Absolutely true. When people in the UK ask where in America I'm from, I usually get a blank stare when I tell them "Pennsylvania". If I say "Philadelphia", I usually get a light bulb but only because of movies like Rocky. If you asked them to point to it on a map, I'll bet most of them wouldn't have a clue where Philly is because many people go on to ask me how far from NYC it is. NYC, Florida and LA seem to be their biggest points of geographical reference in the US so if you can relate your location in terms of those, you're golden.

So I think it's safe to say most people in the UK are just as clueless about North and South American geography as Americans tend to be about European geography. But frankly, I don't think there is anything so horribly wrong with that. So most people can't locate every country and city on the planet and the majority are most geographically familiar with the countries surrounding their own. So what?
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Old 11-04-2009, 06:26 AM
 
Location: Alaska & Florida
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Quote:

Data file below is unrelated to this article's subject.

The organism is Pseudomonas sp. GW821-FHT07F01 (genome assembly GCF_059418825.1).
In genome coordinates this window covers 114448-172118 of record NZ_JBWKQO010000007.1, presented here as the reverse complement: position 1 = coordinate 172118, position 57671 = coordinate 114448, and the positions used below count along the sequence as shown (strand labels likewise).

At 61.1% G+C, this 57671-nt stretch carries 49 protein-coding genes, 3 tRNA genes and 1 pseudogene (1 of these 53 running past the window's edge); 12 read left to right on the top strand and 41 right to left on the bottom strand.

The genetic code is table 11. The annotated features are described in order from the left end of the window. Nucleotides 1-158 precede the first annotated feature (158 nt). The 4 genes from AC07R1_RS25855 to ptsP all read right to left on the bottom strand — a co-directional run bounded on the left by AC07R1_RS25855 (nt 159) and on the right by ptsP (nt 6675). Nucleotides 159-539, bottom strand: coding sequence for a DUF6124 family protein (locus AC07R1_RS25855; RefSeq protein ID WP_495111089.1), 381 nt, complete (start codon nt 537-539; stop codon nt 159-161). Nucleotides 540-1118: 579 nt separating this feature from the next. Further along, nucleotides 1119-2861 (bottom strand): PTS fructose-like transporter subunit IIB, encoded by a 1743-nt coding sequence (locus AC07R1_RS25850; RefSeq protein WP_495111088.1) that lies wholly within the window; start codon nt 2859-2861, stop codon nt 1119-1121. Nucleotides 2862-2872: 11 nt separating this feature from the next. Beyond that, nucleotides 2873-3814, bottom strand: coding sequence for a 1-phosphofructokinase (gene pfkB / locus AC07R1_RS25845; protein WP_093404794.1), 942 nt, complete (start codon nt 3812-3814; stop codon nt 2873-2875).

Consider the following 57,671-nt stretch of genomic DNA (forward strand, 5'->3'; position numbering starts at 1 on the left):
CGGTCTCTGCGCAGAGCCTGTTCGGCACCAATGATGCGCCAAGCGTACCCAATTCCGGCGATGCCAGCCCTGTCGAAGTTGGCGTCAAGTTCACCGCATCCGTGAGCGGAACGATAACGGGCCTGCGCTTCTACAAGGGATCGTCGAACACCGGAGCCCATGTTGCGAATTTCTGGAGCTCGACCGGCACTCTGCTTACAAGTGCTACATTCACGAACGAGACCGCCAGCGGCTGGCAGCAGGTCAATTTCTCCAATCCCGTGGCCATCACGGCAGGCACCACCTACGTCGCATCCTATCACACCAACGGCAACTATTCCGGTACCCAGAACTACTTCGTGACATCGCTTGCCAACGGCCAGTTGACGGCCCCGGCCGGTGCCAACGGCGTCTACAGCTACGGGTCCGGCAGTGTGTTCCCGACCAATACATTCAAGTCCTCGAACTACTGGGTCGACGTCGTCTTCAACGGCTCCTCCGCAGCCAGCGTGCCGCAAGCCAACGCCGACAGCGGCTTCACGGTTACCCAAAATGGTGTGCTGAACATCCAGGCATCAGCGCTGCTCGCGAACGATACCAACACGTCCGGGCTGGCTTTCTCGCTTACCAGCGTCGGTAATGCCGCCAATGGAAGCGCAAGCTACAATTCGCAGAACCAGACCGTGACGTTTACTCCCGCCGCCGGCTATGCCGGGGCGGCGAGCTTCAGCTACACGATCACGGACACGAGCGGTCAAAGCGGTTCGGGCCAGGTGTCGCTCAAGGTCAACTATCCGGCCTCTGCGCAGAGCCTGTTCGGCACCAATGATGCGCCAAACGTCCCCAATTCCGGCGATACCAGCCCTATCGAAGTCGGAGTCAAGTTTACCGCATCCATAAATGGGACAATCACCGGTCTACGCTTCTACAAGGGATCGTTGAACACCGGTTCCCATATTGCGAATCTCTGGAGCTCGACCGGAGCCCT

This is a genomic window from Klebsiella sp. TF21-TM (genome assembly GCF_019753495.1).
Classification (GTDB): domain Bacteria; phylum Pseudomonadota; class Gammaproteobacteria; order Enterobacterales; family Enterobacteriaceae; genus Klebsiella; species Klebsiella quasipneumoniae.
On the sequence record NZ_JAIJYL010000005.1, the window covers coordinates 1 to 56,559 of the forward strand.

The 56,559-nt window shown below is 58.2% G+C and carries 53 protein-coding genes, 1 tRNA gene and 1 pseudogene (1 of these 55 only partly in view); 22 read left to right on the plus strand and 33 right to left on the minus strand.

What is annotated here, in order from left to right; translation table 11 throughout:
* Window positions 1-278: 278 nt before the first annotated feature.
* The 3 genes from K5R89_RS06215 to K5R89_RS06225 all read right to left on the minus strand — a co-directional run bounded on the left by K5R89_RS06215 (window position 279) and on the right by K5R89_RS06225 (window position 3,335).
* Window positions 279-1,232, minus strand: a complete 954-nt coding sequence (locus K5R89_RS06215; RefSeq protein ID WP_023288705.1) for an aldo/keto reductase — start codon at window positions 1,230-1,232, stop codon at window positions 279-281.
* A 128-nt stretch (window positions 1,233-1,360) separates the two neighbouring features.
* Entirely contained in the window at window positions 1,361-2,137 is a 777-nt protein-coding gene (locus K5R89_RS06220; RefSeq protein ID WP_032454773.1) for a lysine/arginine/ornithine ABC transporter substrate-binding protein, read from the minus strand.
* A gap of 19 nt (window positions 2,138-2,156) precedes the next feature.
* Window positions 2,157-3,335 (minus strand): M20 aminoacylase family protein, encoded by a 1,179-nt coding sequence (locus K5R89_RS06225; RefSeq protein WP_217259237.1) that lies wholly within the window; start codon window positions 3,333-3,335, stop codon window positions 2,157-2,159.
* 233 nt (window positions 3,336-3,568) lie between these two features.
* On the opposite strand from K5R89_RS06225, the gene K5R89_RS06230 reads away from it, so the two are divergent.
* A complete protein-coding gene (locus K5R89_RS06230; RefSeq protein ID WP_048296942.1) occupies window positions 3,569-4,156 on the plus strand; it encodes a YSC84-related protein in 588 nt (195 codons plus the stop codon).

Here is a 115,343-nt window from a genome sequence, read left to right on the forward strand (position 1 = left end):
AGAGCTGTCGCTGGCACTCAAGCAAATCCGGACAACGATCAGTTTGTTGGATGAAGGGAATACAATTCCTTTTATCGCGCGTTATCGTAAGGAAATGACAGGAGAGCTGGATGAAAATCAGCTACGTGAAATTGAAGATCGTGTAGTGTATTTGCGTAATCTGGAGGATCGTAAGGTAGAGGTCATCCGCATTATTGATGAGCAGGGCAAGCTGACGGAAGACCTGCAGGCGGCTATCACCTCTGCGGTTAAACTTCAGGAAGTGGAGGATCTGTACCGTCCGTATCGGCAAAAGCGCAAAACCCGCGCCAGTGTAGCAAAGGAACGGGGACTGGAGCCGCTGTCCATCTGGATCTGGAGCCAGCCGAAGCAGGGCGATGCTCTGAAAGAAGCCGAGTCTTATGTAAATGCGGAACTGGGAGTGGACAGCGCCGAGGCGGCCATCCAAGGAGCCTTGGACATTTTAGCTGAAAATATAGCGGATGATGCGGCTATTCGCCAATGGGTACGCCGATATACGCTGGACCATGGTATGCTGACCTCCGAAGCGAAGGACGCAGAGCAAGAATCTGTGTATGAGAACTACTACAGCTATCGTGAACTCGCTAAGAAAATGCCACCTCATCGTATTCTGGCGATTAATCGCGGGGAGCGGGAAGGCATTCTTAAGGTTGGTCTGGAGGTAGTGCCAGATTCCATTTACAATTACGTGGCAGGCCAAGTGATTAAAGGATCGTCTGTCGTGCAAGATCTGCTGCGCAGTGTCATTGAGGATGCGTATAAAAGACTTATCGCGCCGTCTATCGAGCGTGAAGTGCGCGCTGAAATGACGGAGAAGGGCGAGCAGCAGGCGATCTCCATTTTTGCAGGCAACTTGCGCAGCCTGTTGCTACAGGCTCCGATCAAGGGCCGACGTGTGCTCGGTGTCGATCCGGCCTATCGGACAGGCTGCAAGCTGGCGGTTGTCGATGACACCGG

Originally Posted by PalmBch View Post
How come Geography is not a subject and taught in most of U.S. High Schools?

Social Studies both consist of U.S. History and World History. How come now Geography too?

Geography is important subject too! No wonder why most American's can't point where certain places in on the map, or don't know anything about the world!
For example, 15/20 H.S. junior students did not know what continent France and Greece belonged to.
1. 99.9% of high schools have a form of Geography. HOWEVER, not every high school requires it to graduate.

2. Outrageous stats without trustworthy sources are FAKE! 15/20, I would bet any amount that is not accurate. It was either created from air or they sampled a single class in a poor performing inner city school and proclaimed, that's the representation of all high school students in the US. I know, I never was asked any question such as that during high school or college...so where do these stats come from? I don't know ANYONE who doesn't know where France and Greece are located...even in middle school 90% of my classmates knew and in high school + everyone I met knew where these two countries were located.